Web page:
I mentioned at the end of my EuroTrip 2007 series that although I missed out on most of my planned Eastern European itinerary in the summer of 2008 due to deciding to apply to Master’s programmes in London, I did manage to visit Budapest and Krakow. I didn’t keep a journal this time around, so although there were plenty of memorable events, I might have them out of order since the chronology is a bit harder to keep straight without daily journal entries to guide me. I flew directly from London to Budapest, and I remember getting money out of a cash point at the airport and being fascinated by forints, as it was my first travel outside the EuroZone in Europe, apart from Britain (the first time I went backpacking, I took some traveller’s cheques, as advised by most travel guides at the time, only to realise that almost no one used them anymore. This time, I got smart and got a debit card for cash withdrawals, even though I’m sure the fees were astronomical).
I was staying in a hostel called Carpe Noctem (which looks like it’s still around), which I initially really liked because it was run by a bunch of chill British people and had a comfy couch and little library in the reception area where you could curl up with a book. However, I had an incident fairly early on in my trip when I was hanging out on my bed in the co-ed dorms reading a book during the day, and some guy from California came in and started talking to me. He was kind of creeping me out, but we were alone in the room so I was trying to be friendly so he didn’t turn all angry and rapey (because this is the kind of shit women have to do), but it didn’t really work, because he suddenly walked over, scooped me up onto his lap, and started trying to slobber all over my neck. I had to physically fight my way out of his arms and push him off of me, and as I left the room, he made some creepy comment about catching me that night. Now, I don’t remember why I didn’t report this to the people who ran the hostel, or if I did and they didn’t do anything about it, but regardless, I now had to spend a night in a room with this guy, and I was absolutely terrified (I don’t know why I didn’t just change hostels, but my mind worked in weird ways back then). So I befriended this British guy in the bed next to mine, and begged him to keep an eye out for me in the night in case anything happened. I ended up going to a bar with this British guy and a few other people from the hostel until late (I remember he kept talking about how much he loved British milk, and how much better it was than milk anywhere else, and I don’t even like milk, so I wasn’t disagreeing with him, but he still wouldn’t shut up about it), even though I was quite tired and I just wanted to go to bed, since I was trying to avoid creepy guy. I stayed up late the next night too, and ended up getting sucked into reading Haruki Murakami’s Kafka on the Shore, since it was one of the books on the shelf in the reading nook, which led to me becoming obsessed with Murakami for a number of years afterwards (which probably made me insufferable to the people around me). Fortunately, California creeper left after the first couple of nights, and I was able to avoid seeing him again by staying up late enough that he was asleep by the time I went to bed, and getting up early and staying out of the room during the day, but I really should not have had to deprive myself of sleep because of that jerk.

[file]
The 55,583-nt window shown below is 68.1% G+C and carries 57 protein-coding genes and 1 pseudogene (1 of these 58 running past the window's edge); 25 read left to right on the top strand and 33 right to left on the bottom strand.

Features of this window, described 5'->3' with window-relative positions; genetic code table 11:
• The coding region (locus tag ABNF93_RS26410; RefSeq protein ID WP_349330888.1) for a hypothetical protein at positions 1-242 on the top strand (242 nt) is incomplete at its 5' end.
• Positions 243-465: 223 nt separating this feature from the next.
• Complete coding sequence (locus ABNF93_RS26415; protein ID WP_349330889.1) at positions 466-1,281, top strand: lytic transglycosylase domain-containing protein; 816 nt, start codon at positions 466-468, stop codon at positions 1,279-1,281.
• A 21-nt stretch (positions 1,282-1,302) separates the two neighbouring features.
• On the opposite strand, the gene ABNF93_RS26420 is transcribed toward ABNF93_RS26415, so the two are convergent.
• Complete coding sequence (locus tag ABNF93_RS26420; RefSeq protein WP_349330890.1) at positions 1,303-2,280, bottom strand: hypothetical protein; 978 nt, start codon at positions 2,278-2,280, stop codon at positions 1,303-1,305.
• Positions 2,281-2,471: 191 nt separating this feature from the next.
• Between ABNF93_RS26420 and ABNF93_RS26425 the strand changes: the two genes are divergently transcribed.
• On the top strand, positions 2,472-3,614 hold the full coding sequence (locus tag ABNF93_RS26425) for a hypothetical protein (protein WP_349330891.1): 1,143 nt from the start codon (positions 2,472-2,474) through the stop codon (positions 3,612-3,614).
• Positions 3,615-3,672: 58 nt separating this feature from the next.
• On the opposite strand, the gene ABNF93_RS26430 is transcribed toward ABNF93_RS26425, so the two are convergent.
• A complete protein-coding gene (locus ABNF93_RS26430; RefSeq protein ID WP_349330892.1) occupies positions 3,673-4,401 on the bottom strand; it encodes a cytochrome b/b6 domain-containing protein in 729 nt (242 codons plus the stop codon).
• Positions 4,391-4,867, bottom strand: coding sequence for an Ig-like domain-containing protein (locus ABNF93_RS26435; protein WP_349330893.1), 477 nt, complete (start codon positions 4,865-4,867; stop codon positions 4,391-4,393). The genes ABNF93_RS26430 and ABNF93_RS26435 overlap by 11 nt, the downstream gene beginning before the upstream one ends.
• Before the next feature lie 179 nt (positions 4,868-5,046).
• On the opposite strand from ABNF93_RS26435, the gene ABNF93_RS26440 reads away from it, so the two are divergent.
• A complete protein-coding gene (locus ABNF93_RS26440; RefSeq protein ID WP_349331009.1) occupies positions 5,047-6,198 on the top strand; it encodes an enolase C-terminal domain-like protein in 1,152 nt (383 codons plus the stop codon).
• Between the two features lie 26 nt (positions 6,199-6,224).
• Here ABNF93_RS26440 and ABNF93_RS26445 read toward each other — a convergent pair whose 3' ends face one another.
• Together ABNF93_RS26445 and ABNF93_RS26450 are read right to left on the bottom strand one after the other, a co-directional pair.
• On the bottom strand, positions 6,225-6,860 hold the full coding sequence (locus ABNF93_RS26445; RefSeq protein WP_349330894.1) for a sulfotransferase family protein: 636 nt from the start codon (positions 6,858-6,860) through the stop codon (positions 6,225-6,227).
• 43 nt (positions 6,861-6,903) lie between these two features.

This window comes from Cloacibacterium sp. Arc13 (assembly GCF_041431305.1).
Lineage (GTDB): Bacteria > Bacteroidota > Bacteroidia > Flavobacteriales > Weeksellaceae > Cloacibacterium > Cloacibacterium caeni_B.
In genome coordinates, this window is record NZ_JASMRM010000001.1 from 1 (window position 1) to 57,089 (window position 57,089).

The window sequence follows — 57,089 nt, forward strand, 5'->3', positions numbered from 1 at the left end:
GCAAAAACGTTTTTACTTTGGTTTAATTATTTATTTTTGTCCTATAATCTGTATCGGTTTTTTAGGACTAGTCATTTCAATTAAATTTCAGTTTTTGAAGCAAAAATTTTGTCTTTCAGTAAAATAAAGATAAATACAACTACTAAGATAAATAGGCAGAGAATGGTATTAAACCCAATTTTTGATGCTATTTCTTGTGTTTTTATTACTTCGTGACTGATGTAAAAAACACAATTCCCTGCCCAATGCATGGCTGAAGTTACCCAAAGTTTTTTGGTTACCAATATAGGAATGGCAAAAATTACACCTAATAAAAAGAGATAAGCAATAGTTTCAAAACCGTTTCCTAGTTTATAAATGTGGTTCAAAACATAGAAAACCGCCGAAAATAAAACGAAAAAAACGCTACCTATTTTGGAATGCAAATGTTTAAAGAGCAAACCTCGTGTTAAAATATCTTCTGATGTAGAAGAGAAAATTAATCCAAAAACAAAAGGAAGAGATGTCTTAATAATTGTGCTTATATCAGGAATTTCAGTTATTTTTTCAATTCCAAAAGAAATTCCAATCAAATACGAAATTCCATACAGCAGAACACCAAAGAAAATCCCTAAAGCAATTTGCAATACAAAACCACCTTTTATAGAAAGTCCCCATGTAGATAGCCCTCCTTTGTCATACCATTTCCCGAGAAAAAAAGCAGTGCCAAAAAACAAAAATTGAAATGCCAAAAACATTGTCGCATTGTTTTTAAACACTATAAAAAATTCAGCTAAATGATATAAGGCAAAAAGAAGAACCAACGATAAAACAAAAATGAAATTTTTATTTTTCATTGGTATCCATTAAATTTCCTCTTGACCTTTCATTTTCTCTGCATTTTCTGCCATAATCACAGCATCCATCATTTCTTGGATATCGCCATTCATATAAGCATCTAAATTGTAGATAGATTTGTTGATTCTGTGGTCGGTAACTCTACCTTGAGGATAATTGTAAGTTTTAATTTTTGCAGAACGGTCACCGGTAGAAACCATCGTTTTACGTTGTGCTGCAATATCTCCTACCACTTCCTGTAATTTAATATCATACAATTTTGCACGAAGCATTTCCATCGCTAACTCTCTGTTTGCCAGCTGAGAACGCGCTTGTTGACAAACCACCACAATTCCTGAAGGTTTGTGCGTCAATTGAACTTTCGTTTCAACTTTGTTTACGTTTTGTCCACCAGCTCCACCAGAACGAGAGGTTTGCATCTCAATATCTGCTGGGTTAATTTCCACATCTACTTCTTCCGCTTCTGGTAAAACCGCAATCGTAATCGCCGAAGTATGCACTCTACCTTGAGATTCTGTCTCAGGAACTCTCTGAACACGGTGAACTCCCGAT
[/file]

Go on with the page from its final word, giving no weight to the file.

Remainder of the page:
Fortunately, after Cali creeper left, he was replaced by a nice Welsh guy named Jamie and his friend (maybe girlfriend?) Cassie, and I spent a fair bit of time hanging out with them. We went to the House of Terror together, which is a museum about the horrors of communism in Hungary (I don’t remember much about it, other than it being really depressing), and to Body Worlds, which happened to be in Budapest at the time, and ate a lot of Wok to Walk, which Jamie, a fellow vegetarian, was obsessed with (they just did takeaway stir fries, hence the name. I think there’s a few in London). They were both there to attend Sziget, which I had never heard of, not being much for music festivals. However, after listening to them rave about it, I decided to give it a go, and bought a day pass for a random day, since I had no idea who was playing.